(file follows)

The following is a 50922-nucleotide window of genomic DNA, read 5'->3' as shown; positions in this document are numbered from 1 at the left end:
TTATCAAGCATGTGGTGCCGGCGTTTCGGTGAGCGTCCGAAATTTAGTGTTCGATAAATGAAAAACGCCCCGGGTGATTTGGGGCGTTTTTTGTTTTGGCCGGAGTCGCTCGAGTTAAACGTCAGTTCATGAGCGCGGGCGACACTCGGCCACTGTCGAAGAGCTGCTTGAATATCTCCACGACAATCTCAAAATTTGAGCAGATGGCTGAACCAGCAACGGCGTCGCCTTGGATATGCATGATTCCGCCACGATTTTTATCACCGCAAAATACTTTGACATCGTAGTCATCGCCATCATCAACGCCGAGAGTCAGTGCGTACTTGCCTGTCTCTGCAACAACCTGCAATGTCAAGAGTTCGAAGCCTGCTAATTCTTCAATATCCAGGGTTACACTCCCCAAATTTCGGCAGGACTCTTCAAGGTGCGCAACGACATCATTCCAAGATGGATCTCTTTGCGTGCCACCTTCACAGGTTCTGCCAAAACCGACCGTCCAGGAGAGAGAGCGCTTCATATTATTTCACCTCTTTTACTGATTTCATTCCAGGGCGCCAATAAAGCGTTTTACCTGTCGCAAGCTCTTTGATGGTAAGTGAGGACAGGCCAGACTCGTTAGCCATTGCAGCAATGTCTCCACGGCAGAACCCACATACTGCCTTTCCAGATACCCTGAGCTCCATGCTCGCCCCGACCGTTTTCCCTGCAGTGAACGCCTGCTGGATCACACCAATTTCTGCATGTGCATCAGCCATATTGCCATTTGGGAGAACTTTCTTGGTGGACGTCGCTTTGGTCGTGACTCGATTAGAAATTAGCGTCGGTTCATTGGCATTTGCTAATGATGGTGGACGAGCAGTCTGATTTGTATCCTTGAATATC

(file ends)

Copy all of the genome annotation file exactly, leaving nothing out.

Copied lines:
The following is a 50922-nucleotide window of genomic DNA, read 5'->3' as shown; positions in this document are numbered from 1 at the left end:
TTATCAAGCATGTGGTGCCGGCGTTTCGGTGAGCGTCCGAAATTTAGTGTTCGATAAATGAAAAACGCCCCGGGTGATTTGGGGCGTTTTTTGTTTTGGCCGGAGTCGCTCGAGTTAAACGTCAGTTCATGAGCGCGGGCGACACTCGGCCACTGTCGAAGAGCTGCTTGAATATCTCCACGACAATCTCAAAATTTGAGCAGATGGCTGAACCAGCAACGGCGTCGCCTTGGATATGCATGATTCCGCCACGATTTTTATCACCGCAAAATACTTTGACATCGTAGTCATCGCCATCATCAACGCCGAGAGTCAGTGCGTACTTGCCTGTCTCTGCAACAACCTGCAATGTCAAGAGTTCGAAGCCTGCTAATTCTTCAATATCCAGGGTTACACTCCCCAAATTTCGGCAGGACTCTTCAAGGTGCGCAACGACATCATTCCAAGATGGATCTCTTTGCGTGCCACCTTCACAGGTTCTGCCAAAACCGACCGTCCAGGAGAGAGAGCGCTTCATATTATTTCACCTCTTTTACTGATTTCATTCCAGGGCGCCAATAAAGCGTTTTACCTGTCGCAAGCTCTTTGATGGTAAGTGAGGACAGGCCAGACTCGTTAGCCATTGCAGCAATGTCTCCACGGCAGAACCCACATACTGCCTTTCCAGATACCCTGAGCTCCATGCTCGCCCCGACCGTTTTCCCTGCAGTGAACGCCTGCTGGATCACACCAATTTCTGCATGTGCATCAGCCATATTGCCATTTGGGAGAACTTTCTTGGTGGACGTCGCTTTGGTCGTGACTCGATTAGAAATTAGCGTCGGTTCATTGGCATTTGCTAATGATGGTGGACGAGCAGTCTGATTTGTATCCTTGAATATC